Acknowledgment Top

The authors are thankful to the authorities of MGM Medical College, Aurangabad, Maharashtra, India for providing necessary facilities for the concerned case study.

  References Top

1.Gray Y, Libbey NP. Xanthogranulomatous salpingitis and oophoritis: a case report and review of the literature. Arch Pathol Lab Med 2001;125:260-3.  Back to cited text no. 1
2.Shilpa D, Sulhyan K, Sachin B, Gosavi A, Ramteerthkar N. Xanthogranulomatous oophoritis: Case report. Indian J Basic Appl Med Res 2013;7:745-9.  Back to cited text no. 2
3.Karigoudar MH, Kushtagi AV, Karigoudar RM, Sirasagi A. Xanthogranulomatous oophoritis - A rare inflammatory lesion. J Krishna Inst Med Sci Univ 2013;2:111-5.  Back to cited text no. 3
4.Kumar UM, Potekar RM, Yelikar BR, Pande P. Xanthogranulomatous oophoritis-masquerading as ovarian neoplasm. Asian J Pharm Health Sci 2012;2:308-9.  Back to cited text no. 4
5.Koh MW, Kim JH, Kim MJ. A case of xanthogranulomatous oophoritis developed in a virgin. Korean J Obstet Gynecol 2007;50:1048-52.  Back to cited text no. 5
6.Raj JA, Jagadeesha M, Naveen S, Ramachandra U. Xanthogranulomatous oophoritis: pathologic findings with clinical correlation. J Indian Med Assoc 2012;110:653-4.  Back to cited text no. 6
7.Davis M, Whitley ME, Haque AK, Fenoglio-Preiser C, Waterman R. Xanthogranulomatous abscess of a mullerian duct remnant. A rare lesion of the rectum and anus. Dis Colon Rectum 1986;29:755-9.  Back to cited text no. 7
8.Kallol M, Bafna UD, Mukherjee G, Uma Devi K, Gurubasavangouda, Rathod PS. A rare xanthogranulomatous oophoritis presenting as ovarian cancer. Online J Health Allied Sci 2012;11:1-2.  Back to cited text no. 8
9.Tai S, Liang C. A case of genitourinary xanthogranulomatous inflammation. Gynecol Obstet 2013;160:1-3.  Back to cited text no. 9
10.Howey JM, Mahe E, Radhi J. Xanthogranulomatous salpingitis associated with a large uterine leiomyoma. Case Rep Med 2010;2010:970805.  Back to cited text no. 10
11.Pace EH, Voet RL, Melancon JT. Xanthogranulomatous oophoritis: an inflammatory pseudotumor of the ovary. Int J Gynecol Pathol 1984;3:398-402.  Back to cited text no. 11
12.Punia RS, Aggarwal R, Amanjit, Mohan H. Xanthogranulomatous oophoritis and salpingitis: late sequelae of inadequately treated staphylococcal PID. Indian J Pathol Microbiol 2003;46:80-1.  Back to cited text no. 12
13.Chechia A, Bahri N, Felah R, Khaireddine A, Sakouhi M, Zakhama A. Tubo-ovarian xanthogranulomatous inflammation. Report of a case. Tunis Med 1999;77:593-6.  Back to cited text no. 13
14.Shukla S, Pujani M, Singh SK, Pujani M. Xanthogranulomatous oophoritis associated with primary infertility and endometriosis. Indian J Pathol Microbiol 2010;53:197-8.  Back to cited text no. 14
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15.Singh N, Dadhwal V, Sharma KA, Mittal S. Xanthogranulomatous inflammation: a rare cause of premature ovarian failure. Arch Gynecol Obstet 2009;279:729-31.  Back to cited text no. 15
16.Shashikala K, Sharmila PS, Sushma TA, Francis P. Ovarian haemangioma with synchronous xanthogranulomatous inflammation - A rare pathological finding. Int J Health Sci Res 2013;5:116-9.  Back to cited text no. 16
17.Altanis S, Raweily E, Katesmark M. Xanthogranulomatous endometritis and oophoritis secondary to diverticulitis. A rare cause of postmenopausal bleeding. J Obstet Gynaecol 2007;27:746-7.  Back to cited text no. 17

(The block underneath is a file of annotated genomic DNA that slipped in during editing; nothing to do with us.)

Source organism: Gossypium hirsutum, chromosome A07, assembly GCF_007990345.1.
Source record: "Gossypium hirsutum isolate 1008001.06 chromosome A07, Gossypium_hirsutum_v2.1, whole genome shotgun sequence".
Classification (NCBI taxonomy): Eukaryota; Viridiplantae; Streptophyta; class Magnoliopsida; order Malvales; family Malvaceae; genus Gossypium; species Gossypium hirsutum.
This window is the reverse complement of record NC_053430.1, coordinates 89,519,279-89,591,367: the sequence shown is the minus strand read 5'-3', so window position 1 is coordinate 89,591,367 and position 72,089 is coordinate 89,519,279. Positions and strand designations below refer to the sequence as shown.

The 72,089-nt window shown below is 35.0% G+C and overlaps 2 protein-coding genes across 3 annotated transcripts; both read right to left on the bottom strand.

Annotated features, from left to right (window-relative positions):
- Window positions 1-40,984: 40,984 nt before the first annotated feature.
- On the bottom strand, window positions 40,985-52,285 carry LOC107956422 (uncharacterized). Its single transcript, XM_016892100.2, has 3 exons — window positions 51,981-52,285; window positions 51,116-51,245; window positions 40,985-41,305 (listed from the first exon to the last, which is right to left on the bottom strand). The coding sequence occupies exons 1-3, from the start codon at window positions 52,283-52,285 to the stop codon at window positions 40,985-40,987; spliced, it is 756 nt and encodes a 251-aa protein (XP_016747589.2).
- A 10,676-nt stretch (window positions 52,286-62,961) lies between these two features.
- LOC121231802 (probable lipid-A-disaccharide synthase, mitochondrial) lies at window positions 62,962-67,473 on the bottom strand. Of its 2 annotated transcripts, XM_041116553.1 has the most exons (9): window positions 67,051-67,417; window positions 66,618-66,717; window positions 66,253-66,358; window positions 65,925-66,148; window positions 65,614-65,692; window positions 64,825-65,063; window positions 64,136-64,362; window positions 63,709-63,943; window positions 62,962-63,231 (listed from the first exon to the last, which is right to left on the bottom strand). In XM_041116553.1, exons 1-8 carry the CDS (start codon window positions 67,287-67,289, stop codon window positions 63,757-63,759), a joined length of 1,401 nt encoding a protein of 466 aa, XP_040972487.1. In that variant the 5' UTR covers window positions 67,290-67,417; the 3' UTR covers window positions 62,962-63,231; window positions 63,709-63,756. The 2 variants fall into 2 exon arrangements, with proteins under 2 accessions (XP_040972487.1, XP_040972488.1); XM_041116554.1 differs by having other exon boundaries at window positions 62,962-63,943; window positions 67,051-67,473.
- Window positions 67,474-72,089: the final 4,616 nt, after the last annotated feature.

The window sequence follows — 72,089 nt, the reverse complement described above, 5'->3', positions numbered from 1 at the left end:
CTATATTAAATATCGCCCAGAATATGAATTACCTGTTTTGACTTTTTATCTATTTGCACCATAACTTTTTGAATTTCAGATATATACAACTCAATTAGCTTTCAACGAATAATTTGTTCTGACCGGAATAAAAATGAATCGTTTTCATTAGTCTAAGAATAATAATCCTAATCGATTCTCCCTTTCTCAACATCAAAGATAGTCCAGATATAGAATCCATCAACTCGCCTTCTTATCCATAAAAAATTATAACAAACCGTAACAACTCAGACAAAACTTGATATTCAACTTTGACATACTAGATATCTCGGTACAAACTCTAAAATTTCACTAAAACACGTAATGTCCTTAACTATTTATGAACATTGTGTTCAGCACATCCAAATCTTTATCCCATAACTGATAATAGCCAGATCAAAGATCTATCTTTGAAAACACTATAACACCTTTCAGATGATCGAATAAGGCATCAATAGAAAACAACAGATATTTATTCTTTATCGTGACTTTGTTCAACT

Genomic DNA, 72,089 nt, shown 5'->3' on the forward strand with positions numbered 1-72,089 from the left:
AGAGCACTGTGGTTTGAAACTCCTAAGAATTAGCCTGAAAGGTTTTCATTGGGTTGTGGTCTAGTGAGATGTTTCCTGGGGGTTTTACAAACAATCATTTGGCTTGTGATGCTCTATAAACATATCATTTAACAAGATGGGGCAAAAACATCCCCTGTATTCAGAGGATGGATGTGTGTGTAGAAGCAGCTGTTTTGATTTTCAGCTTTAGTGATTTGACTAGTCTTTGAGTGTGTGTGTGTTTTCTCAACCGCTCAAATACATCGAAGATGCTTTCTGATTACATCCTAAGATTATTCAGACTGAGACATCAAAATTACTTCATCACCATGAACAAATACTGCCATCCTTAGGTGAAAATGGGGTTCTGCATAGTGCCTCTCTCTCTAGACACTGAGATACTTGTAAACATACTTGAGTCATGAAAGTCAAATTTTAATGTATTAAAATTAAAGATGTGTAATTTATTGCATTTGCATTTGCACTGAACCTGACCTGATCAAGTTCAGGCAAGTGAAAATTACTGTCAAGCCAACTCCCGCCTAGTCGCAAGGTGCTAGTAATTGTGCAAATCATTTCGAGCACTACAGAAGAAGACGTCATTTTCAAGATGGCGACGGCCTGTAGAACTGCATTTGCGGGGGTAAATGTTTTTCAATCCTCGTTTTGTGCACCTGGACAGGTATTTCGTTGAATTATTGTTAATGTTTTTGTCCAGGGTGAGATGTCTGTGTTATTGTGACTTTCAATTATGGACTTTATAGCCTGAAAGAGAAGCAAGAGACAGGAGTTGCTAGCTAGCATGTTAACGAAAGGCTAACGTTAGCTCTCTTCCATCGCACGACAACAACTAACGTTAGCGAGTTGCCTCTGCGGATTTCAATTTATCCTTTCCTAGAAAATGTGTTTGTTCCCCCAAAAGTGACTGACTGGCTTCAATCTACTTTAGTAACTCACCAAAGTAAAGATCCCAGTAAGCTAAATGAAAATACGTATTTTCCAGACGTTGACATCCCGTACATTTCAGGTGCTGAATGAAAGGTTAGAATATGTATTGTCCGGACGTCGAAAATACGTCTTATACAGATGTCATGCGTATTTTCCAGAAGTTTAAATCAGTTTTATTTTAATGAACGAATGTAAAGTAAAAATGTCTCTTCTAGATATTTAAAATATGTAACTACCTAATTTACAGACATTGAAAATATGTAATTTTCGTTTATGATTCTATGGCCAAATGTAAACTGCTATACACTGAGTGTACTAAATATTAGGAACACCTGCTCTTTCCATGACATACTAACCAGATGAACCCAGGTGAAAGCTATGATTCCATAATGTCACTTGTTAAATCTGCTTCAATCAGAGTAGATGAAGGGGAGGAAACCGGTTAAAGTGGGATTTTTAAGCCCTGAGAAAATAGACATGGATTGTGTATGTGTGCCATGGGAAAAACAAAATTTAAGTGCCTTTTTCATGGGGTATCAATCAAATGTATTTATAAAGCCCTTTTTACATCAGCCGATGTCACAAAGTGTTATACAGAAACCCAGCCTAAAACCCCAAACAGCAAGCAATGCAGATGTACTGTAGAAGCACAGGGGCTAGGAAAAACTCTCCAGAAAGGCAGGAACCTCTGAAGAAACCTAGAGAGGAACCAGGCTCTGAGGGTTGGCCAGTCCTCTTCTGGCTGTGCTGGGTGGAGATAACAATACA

18.Kim SH, Kim SH, Yang DM, Kim KA. Unusual causes of tubo-ovarian abscess: CT and MR imaging findings. Radiographics 2004;24:1575-89.  Back to cited text no. 18
19.Abeysundara PK, Padumadasa GS, Tissera WG, Wijesinghe PS. Xanthogranulomatous salpingitis and oophoritis associated with endometriosis and uterine leiomyoma presenting as intestinal obstruction. J Obstet Gynaecol Res 2012;38:1115-7.  Back to cited text no. 19
20.Yener N, Ilter E, Midi A. Xanthogranulomatous salpingitis as a rare pathologic aspect of chronic active pelvic inflammatory disease. Indian J Pathol Microbiol 2011;54:141-3.  Back to cited text no. 20
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21.Chou SC, Wang JS, Tseng HH. Malacoplakia of the ovary, fallopian tube and uterus: a case associated with diabetes mellitus. Pathol Int 2002;52:789-93.  Back to cited text no. 21
22.Chouairy CJ, Hajal EA, Nehme YA. Xanthogranulomatous oophoritis secondary to talcum powder. Case report and review of the literature. J Med Liban 2012;60:169-72.  Back to cited text no. 22
23.Singh UR, Revathi G, Gita R. Xanthogranulomatous oophoritis: An unusual complication of typhoid. J Obstet Gynaecol (Tokyo 1995) 1995;21:433-6.  Back to cited text no. 23
24.Singh N, Tripathi R, Mala YM, Arora S. Xanthomatous oophoritis following uterine artery embolisation: Successful conservative surgical management with favourable outcome. BMJ Case Rep 2013;2013:pii: bcr2013010184.  Back to cited text no. 24
25.Jung SE, Lee JM, Lee KY, Han KT, Hahn ST. Xanthogranulomatous oophoritis: MR imaging findings with pathologic correlation. AJR Am J Roentgenol 2002;178:749-51.  Back to cited text no. 25
26.Kaur S, Bodal VK, Bal MS, Bhagat R, Mohi MK, Kaur J. Oophoritis with xanthogranulomatous change - A case report. Res Rev J Med Health Sci 2013;2:8-9.  Back to cited text no. 26
27.Naik M, Madiwale C, Vaideeswar P. Xanthogranulomatous oophoritis - A case report. Indian J Pathol Microbiol 1999;42:89-91.  Back to cited text no. 27
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28.Zhang XS, Dong HY, Zhang LL, Desouki MM, Zhao C. Xanthogranulomatous inflammation of the female genital tract: report of three cases. J Cancer 2012;3:100-6.  Back to cited text no. 28


  [Figure 1], [Figure 2]